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Rolled Rye Mulch for Weed Suppression in Organic No-Tillage Soybeans

  • Adam N. Smith (a1), S. Chris Reberg-Horton (a1), George T. Place (a1), Alan D. Meijer (a2), Consuelo Arellano (a3) and J. Paul Mueller (a1)...

Abstract

Rising demand for organic soybeans and high price premiums for organic products have stimulated producer interest in organic soybean production. However, organic soybean producers and those making the transition to organic production cite weed management as their main limitation. Current weed management practices heavily rely on cultivation. Repeated cultivation is expensive and has negative consequences on soil health. Research is needed to improve organic reduced tillage production. Rye cover crop mulches were evaluated for weed suppression abilities and effects on soybean yield. Experiments were planted in 2008 and 2009 at three sites. Rye was planted in the fall of each year and killed at soybean planting with a roller/crimper or flail mower, creating a thick weed-suppressing mulch with potential allelopathic properties. The mulch was augmented with one of three additional weed control tactics: preemergence (PRE) corn gluten meal (CGM), postemergence (POST) clove oil, or postemergence high-residue cultivation. Roll-crimped and flail-mowed treatments had similar weed suppression abilities at most sites. There were no differences between CGM, clove oil, or cultivation at most sites. Sites with rye biomass above 9,000 kg ha−1 of dry matter provided weed control that precluded soybean yield loss from competition. In Goldsboro 2008, where rye biomass was 10,854 kg ha−1 of dry matter, the soybean yield in the rolled rye treatment was not significantly different from the weed-free treatment, yielding at 2,190 and 2,143 kg ha−1, respectively. Likewise, no difference in soybean yield was found in Plymouth 2008 with a rye biomass of 9,256 kg ha−1 and yields of 2,694 kg ha−1 and 2,809 kg ha−1 in the rolled rye and weed-free treatments, respectively. At low rye biomass levels (4,450 to 6,606 kg ha−1), the rolled rye treatment soybean yield was 628 to 822 kg ha−1 less than the weed-free treatment. High rye biomass levels are critical to the success of this production system. However, high rye biomass was, in some cases, also correlated with soybean lodging severe enough to cause concern with this system.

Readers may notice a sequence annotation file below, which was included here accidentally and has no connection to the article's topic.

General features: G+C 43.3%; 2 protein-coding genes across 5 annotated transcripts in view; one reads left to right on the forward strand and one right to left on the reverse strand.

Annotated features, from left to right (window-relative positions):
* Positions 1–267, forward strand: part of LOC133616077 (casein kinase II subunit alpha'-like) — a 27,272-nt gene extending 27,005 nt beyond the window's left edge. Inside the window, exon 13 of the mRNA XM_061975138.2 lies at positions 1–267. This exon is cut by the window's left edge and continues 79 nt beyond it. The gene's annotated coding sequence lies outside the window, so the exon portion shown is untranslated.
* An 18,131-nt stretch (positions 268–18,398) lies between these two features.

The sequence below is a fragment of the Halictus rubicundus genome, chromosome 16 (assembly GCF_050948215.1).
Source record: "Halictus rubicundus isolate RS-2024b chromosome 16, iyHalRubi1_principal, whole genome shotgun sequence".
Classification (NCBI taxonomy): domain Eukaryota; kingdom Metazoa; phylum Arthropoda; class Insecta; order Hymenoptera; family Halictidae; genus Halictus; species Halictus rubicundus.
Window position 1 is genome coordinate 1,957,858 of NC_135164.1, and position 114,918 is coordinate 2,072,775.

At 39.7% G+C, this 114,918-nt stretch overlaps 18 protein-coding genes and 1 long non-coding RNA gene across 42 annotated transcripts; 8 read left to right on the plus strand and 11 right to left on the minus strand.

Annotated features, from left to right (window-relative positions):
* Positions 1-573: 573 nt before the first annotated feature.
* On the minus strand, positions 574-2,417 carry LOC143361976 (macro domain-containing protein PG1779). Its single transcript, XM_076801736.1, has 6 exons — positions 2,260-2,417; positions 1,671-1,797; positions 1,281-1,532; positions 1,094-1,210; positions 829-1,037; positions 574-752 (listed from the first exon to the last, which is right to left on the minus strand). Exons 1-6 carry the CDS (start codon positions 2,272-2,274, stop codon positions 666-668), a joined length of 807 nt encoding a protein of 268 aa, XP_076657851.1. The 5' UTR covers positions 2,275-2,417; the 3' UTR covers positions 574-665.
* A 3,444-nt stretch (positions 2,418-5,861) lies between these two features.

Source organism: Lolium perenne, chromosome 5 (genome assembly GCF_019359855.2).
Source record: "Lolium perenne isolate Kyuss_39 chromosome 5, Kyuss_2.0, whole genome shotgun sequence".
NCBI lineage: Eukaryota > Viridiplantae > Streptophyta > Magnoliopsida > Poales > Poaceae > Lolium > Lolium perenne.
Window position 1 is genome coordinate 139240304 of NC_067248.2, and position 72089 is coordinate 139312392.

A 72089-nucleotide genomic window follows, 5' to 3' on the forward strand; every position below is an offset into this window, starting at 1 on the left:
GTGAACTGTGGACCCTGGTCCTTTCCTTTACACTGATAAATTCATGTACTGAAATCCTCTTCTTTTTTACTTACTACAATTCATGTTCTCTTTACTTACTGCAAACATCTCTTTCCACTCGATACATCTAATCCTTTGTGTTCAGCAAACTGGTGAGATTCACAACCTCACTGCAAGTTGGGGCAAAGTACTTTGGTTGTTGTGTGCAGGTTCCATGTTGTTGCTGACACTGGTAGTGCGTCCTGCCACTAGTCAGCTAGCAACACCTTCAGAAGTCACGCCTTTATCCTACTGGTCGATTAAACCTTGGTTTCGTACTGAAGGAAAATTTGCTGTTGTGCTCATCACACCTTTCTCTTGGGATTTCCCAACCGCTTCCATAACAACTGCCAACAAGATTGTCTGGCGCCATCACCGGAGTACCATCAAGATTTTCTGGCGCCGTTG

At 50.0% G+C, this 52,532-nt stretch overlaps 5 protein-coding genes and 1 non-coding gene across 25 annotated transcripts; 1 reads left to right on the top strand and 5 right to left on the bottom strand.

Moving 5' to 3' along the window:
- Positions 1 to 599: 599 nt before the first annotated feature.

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Corresponding author

Corresponding author's Email: chris_reberg-horton@ncsu.edu

References

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